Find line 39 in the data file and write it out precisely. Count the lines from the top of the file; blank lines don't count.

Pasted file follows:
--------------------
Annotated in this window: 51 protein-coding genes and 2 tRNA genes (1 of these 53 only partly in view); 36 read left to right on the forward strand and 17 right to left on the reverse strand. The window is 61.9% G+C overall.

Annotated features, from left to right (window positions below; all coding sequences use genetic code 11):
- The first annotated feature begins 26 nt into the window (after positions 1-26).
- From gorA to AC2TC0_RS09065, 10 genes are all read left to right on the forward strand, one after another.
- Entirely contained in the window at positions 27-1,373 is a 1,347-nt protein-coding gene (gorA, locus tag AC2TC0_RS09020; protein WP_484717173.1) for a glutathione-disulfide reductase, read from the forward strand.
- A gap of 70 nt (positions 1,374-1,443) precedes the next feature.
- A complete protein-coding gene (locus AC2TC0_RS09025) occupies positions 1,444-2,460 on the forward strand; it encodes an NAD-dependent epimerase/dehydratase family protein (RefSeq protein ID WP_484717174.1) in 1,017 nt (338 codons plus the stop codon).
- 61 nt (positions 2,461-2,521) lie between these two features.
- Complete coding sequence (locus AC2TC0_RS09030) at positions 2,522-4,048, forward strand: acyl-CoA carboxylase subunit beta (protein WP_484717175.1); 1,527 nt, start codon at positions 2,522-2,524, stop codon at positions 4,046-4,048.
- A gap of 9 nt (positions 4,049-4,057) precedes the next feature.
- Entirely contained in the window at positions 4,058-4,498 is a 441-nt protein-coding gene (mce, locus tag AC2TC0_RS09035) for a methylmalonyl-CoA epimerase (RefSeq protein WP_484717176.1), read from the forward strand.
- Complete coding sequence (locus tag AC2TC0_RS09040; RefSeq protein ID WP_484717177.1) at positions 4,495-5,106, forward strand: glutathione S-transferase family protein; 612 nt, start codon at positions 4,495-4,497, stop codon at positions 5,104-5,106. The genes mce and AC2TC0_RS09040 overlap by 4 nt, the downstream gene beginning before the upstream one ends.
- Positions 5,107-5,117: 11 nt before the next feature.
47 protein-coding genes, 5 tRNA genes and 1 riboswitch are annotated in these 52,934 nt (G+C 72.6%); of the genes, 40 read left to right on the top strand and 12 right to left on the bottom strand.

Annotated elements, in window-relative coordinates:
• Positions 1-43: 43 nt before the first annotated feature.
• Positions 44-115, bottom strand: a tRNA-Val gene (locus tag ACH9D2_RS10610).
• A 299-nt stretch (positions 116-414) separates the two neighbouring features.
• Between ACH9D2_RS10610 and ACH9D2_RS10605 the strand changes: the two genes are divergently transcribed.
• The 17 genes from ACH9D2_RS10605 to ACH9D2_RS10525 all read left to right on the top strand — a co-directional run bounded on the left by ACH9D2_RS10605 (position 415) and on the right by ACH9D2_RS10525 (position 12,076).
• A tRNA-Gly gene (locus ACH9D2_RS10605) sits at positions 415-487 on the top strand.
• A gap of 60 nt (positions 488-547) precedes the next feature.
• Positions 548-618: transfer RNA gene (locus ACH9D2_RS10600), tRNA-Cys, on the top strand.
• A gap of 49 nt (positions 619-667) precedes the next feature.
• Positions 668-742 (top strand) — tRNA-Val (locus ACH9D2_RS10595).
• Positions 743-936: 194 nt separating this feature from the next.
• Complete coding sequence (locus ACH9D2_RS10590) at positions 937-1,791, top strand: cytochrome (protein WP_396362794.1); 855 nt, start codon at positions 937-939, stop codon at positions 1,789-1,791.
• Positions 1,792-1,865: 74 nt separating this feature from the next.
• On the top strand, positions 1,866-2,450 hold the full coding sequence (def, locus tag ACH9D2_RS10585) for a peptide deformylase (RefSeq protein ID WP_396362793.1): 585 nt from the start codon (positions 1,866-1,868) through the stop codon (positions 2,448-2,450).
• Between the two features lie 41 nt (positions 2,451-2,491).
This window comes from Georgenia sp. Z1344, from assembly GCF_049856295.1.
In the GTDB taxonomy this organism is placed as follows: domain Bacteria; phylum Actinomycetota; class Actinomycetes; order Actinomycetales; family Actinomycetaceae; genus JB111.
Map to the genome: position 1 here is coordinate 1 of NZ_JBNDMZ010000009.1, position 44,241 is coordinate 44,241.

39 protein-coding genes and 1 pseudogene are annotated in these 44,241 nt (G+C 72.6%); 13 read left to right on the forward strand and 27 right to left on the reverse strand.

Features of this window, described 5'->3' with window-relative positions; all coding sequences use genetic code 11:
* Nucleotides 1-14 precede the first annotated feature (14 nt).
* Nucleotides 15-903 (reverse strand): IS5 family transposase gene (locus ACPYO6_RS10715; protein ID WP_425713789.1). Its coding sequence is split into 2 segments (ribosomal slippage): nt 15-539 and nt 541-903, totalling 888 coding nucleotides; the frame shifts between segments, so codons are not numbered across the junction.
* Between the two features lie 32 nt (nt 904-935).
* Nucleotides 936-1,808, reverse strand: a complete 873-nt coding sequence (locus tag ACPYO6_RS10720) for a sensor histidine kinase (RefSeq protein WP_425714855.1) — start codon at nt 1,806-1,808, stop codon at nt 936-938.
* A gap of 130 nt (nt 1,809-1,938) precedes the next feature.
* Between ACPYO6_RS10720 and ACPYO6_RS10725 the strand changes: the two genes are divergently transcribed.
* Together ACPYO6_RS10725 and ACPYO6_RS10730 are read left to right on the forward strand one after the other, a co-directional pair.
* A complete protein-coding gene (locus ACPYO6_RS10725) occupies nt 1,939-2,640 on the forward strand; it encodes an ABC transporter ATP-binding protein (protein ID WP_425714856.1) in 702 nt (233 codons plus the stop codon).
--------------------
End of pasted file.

* Nucleotides 936-1,808, reverse strand: a complete 873-nt coding sequence (locus tag ACPYO6_RS10720) for a sensor histidine kinase (RefSeq protein WP_425714855.1) — start codon at nt 1,806-1,808, stop codon at nt 936-938.